There are two important reasons why a mixed diet may be favoured. First, consumers may accept low-quality items simply because, having encountered them, they have more to gain by eating them (poor as they are) than by ignoring them and continuing to search. Second, consumers may benefit from a mixed diet because each food type contains a different undesirable toxic chemical. A mixed diet would then keep the concentrations of all of these chemicals within acceptable limits. It is certainly the case that toxins can play an important role in food preference. For instance, one study examined the winter food of a variety of Arctic animals: three species of ptarmigan, three grouse, capercaillie, two kinds of hare and the moose (Bryant & Kuropat, 1980). In each case, the conclusions were the same: animals ranked their foods on neither energy nor nutrient content. Instead, preference was strongly and negatively correlated with the concentrations of certain toxins. Overall, however, it would be quite wrong to give the impression that all preferences have been clearly linked with one explanation or another. For example, Thompson (1988) has reviewed the relation­ship between the oviposition preferences of phytophagous insects and the perfor­mance of their offspring on these foodplants in terms of growth,- survival and reproduction. A number of studies have shown a good association (i.e. females preferentially oviposit on plants where their offspring perform best), but in many others the association is poor. In such cases, there is generally no shortage of explanations for the apparently unsuitable behaviour, but these explanations are, as yet, often just untested hypotheses.

Switching

The preferences of many consumers are fixed, i.e. they are maintained irrespective of the relative availabilities of alternative food types. But many others switch their preference, such that food items are eaten disproportionately often when they are common and are disproportionately ignored when they are rare. One study shows the fixed preference exhibited by predatory shore snails when they were presented with two species of mussel prey at a range of proportions. The assumption was made that they exhibited the same preference at all proportions. This assumption is clearly justified: irrespective of availability, the predatory snails showed the same marked preference for the thin-shelled, less protected Mytilus   edulis, which they could exploit more effectively. By contrast, when guppies (a species of fish) were offered a choice between fruit-flies and tubificid worms as prey they clearly switched their preference, and consumed a disproportionate number of the more abundant prey-type.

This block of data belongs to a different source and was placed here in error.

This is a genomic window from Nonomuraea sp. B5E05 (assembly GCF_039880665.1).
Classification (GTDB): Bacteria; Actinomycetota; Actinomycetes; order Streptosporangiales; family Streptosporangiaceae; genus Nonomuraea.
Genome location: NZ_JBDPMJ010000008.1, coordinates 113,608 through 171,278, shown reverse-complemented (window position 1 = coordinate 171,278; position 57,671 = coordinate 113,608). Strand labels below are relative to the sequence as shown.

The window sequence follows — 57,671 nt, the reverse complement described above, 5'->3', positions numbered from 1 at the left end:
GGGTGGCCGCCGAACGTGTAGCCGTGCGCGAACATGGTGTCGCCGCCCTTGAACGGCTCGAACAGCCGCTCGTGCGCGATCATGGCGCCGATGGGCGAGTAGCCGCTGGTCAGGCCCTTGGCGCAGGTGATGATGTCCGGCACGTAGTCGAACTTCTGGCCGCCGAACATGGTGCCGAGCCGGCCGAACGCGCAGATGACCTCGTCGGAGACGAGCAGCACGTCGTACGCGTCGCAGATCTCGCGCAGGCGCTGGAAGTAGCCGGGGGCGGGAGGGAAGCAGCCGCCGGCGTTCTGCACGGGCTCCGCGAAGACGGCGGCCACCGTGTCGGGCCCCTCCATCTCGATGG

There are a number of situations in which switching can arise. Probably the most common is where different types of prey are found in different microhabitats, and the consumers concentrate on the most profitable microhabitat.

Switching in a population often seems to be a consequence not of individual consumers gradually changing their preference, but of the proportion of specialists changing. This is illustrated by a study of switching in woodpigeons feeding on maple peas and tic beans. When the two were equally abundant there was a slight preference for maple peas; but when there were 82% tic beans on offer, the birds switched to an average of 91% tic beans in their diet. This average, however, included two birds that specialized on the rarer maple peas, taking only 5% and 0% tic beans.

 

Part III

Task 1